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Erythema Nodosum

Medically reviewed by Last updated on Oct 1, 2023.


Erythema nodosum (EN)

is a type of inflammatory disease. EN causes tender, red bumps to form under your skin. The bumps may be hot to the touch. EN develops when the fat layer under your skin becomes inflamed. You may also see bruising. The bumps are most common on your thighs, knees, shins, ankles, or feet. The bumps may be light red at first, but then they darken and may look purple or brown. You may be tired or feel like you have the flu. You may have a fever, swollen lymph glands, or joint pain.

Contact your healthcare provider if:

  • Your symptoms do not go away after 8 weeks.
  • Your symptoms go away and then come back.
  • You have questions or concerns about your condition or care.

Treatment for EN:

The tenderness usually lasts about 2 weeks. The red, lumpy areas usually go away on their own in 6 to 8 weeks. It is not common to have scars or open wounds with EN. Treatment may depend on what is causing your EN. For example, if you have a strep infection, you may be given antibiotics. Your medicine may be changed if it is causing your symptoms. You may also need any of the following:

  • NSAIDs help decrease swelling and pain or fever. This medicine is available with or without a doctor's order. NSAIDs can cause stomach bleeding or kidney problems in certain people. If you take blood thinner medicine, always ask your healthcare provider if NSAIDs are safe for you. Always read the medicine label and follow directions.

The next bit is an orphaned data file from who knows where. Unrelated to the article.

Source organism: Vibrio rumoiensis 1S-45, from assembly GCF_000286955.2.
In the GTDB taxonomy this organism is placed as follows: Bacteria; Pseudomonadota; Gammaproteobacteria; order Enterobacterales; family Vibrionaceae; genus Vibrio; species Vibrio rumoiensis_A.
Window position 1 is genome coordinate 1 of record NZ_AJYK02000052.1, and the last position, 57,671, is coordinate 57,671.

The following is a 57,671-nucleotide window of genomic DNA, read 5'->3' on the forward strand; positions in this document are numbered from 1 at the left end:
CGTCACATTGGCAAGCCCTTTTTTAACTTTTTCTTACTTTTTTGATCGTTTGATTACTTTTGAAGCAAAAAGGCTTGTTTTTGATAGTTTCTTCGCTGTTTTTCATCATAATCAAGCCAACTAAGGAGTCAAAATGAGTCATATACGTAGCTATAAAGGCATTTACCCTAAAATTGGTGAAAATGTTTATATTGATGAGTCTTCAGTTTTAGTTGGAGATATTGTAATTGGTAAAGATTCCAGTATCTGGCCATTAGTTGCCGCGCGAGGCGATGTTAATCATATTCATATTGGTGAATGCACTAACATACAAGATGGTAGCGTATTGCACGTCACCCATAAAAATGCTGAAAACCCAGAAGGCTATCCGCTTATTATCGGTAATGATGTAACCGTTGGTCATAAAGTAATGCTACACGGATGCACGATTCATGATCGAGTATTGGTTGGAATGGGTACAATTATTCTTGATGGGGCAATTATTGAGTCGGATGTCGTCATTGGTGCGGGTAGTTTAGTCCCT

• Prescription pain medicine may be given. Ask your healthcare provider how to take this medicine safely. Some prescription pain medicines contain acetaminophen. Do not take other medicines that contain acetaminophen without talking to your healthcare provider. Too much acetaminophen may cause liver damage. Prescription pain medicine may cause constipation. Ask your healthcare provider how to prevent or treat constipation.
  • Potassium iodide may help relieve your symptoms.
  • Steroids may be needed to decrease inflammation.
  • Take your medicine as directed. Contact your healthcare provider if you think your medicine is not helping or if you have side effects. Tell your provider if you are allergic to any medicine. Keep a list of the medicines, vitamins, and herbs you take. Include the amounts, and when and why you take them. Bring the list or the pill bottles to follow-up visits. Carry your medicine list with you in case of an emergency.


  • Rest as much as you can.
  • Elevate the affected area above the level of your heart as often as you can. This will help decrease swelling and pain. Prop the area on pillows or blankets to keep it elevated comfortably.
  • An elastic bandage or support stockings may help decrease pain when you are up and walking.
  • Apply a warm or cold compress on the affected area to decrease pain and swelling.

Follow up with your doctor as directed:

Write down your questions so you remember to ask them during your visits.

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The above information is an educational aid only. It is not intended as medical advice for individual conditions or treatments. Talk to your doctor, nurse or pharmacist before following any medical regimen to see if it is safe and effective for you.

Further information

Always consult your healthcare provider to ensure the information displayed on this page applies to your personal circumstances.